By Aleithia Low, Yale-NUS ’17

With his fingers he showed me the scar underneath his collar, a pale sliver etched into his sculpted ivory collarbone. No one notices it there, he murmured into my hair, with lips that had been split by hands which were supposed to have loved him – hands which should have held his as they crossed the road to the soccer field opposite their house; hands which should have folded him into hugs.

I tried to show him the scars that lay inside me – too well-hidden to be found even if my corpse were to be laid out, exposed, stark naked, spread cold along the metal of the mortuary table.

Dragging his fingers along my rib I told of how when I was nine, my father sat my sister and I down, a family gathering around the dining table. He told us to get a knife each and fight till the death so we would finally stop quarrelling. That was the first stab wound.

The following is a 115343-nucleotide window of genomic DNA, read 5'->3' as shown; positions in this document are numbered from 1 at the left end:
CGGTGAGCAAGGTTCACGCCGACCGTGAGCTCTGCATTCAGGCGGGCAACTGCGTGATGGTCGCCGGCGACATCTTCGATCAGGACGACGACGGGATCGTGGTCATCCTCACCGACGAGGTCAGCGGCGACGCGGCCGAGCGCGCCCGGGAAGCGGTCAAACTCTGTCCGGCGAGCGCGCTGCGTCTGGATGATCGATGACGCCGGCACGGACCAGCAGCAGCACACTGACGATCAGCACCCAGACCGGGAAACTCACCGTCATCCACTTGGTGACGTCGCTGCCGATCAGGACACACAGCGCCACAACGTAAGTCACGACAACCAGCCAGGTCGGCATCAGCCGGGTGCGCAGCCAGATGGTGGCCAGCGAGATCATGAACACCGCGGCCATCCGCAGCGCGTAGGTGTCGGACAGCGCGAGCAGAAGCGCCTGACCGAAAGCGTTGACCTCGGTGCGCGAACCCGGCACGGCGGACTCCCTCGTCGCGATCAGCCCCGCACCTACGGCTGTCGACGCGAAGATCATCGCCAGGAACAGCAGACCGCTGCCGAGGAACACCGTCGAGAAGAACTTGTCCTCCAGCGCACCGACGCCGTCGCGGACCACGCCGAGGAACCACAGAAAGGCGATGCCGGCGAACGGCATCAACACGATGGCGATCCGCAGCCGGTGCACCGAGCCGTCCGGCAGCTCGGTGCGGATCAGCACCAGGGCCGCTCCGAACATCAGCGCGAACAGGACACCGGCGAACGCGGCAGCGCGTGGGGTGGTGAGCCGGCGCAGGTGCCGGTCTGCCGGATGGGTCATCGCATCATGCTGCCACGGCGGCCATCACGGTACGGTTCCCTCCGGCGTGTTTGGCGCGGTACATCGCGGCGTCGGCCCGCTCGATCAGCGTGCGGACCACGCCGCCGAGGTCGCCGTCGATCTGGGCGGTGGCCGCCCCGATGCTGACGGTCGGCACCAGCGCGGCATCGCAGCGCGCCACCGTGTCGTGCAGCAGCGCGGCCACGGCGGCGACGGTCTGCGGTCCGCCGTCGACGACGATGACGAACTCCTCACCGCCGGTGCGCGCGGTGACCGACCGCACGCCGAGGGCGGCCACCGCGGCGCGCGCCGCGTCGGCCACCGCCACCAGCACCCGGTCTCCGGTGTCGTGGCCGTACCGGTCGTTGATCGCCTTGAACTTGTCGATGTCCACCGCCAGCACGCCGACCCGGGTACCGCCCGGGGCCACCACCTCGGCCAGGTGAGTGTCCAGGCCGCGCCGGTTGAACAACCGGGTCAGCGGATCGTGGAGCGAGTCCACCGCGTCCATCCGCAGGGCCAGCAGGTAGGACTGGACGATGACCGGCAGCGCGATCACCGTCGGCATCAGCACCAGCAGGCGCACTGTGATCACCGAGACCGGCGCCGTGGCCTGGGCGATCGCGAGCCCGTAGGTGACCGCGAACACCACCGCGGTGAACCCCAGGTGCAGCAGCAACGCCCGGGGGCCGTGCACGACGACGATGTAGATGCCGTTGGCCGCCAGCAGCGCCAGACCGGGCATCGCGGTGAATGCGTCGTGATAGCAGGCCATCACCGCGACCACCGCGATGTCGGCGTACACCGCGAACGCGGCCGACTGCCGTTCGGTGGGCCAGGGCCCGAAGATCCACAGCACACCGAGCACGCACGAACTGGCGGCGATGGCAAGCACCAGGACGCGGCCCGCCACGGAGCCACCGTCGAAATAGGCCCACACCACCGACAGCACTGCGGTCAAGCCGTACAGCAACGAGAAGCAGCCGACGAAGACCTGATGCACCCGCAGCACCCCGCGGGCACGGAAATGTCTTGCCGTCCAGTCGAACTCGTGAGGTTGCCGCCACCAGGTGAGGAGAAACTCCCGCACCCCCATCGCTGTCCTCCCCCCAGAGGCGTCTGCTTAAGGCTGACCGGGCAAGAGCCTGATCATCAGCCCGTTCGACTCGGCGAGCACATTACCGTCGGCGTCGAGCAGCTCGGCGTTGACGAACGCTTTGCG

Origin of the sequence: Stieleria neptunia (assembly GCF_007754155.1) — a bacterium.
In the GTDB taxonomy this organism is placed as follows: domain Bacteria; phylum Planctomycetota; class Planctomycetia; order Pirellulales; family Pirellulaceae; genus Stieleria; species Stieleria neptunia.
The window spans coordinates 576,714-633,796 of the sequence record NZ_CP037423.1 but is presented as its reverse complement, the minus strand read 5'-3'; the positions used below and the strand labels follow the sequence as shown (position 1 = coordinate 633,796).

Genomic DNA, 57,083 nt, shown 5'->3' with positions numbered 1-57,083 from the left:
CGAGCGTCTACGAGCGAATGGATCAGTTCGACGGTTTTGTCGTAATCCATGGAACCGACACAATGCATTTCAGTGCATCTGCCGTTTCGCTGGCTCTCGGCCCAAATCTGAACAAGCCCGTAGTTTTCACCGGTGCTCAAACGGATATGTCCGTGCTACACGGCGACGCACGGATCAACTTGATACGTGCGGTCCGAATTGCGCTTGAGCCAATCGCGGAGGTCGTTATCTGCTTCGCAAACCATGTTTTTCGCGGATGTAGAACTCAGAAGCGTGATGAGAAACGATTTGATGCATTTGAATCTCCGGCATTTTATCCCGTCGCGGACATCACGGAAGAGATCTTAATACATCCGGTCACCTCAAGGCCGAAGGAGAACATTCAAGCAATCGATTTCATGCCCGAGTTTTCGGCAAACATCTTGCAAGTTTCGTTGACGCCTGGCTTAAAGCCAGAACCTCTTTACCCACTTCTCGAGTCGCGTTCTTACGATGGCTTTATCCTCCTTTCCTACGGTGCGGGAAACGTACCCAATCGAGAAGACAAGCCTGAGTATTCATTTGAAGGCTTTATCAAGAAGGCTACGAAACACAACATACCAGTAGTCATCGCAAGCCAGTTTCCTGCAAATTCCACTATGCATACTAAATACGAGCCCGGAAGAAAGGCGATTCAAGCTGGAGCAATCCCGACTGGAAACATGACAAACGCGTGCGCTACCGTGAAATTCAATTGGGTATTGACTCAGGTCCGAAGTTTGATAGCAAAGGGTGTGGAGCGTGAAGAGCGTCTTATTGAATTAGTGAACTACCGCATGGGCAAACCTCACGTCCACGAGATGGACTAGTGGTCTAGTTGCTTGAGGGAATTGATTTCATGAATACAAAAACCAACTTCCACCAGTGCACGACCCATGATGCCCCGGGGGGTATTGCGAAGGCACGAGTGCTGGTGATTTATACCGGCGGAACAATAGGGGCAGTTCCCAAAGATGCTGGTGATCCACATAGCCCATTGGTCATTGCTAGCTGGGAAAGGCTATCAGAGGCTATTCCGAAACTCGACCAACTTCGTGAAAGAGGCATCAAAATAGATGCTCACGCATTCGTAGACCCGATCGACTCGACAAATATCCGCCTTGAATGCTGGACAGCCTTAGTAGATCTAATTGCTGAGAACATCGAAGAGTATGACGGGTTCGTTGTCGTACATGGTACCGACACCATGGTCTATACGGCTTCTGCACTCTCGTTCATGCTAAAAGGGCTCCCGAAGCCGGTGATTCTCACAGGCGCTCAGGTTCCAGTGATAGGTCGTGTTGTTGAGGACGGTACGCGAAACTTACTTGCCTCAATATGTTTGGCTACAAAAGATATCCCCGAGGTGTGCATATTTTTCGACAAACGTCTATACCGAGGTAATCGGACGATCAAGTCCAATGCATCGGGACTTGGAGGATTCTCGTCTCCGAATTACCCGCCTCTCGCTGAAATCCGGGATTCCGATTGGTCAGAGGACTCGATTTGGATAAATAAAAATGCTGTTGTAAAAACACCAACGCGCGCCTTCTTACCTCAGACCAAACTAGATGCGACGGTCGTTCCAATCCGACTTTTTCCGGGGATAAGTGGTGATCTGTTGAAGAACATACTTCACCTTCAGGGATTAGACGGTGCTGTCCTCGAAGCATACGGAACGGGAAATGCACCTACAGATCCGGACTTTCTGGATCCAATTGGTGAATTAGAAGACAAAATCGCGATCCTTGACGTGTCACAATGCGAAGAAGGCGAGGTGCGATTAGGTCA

I told him how the skin of my back was burnt by the the devastation of the car seat I sat in when my father told me he would be leaving.  The back of my eyes burned with anger and helplessness as I went through the rest of the day, yet I only remember how the hot leather adhered to my skin, how I only stayed upright because  its metal frame was forcing its way against my body.

The twisting of my arteries every time I saw how my mother loved them more than me. How she loved them more than I. How she stopped caring, how she cared too much. The twisting of muscles inside my bloodied knuckles, skin broken from trying to force the darkness back behind my teeth, straining to stop myself from gripping the window grill too tight, all the while looking down at the trees below, a scared fourteen year old needing to know how to stop the pain.

I folded my twisted, gnarled self into his lap and traced that pale sliver with my fingers. Where he hurt you – it’s healing over. We’re okay now.

Resting my eyelids against his, the damp underneath his eyelashes on my cheek, I felt the hollows between his ribs fill up with hope.

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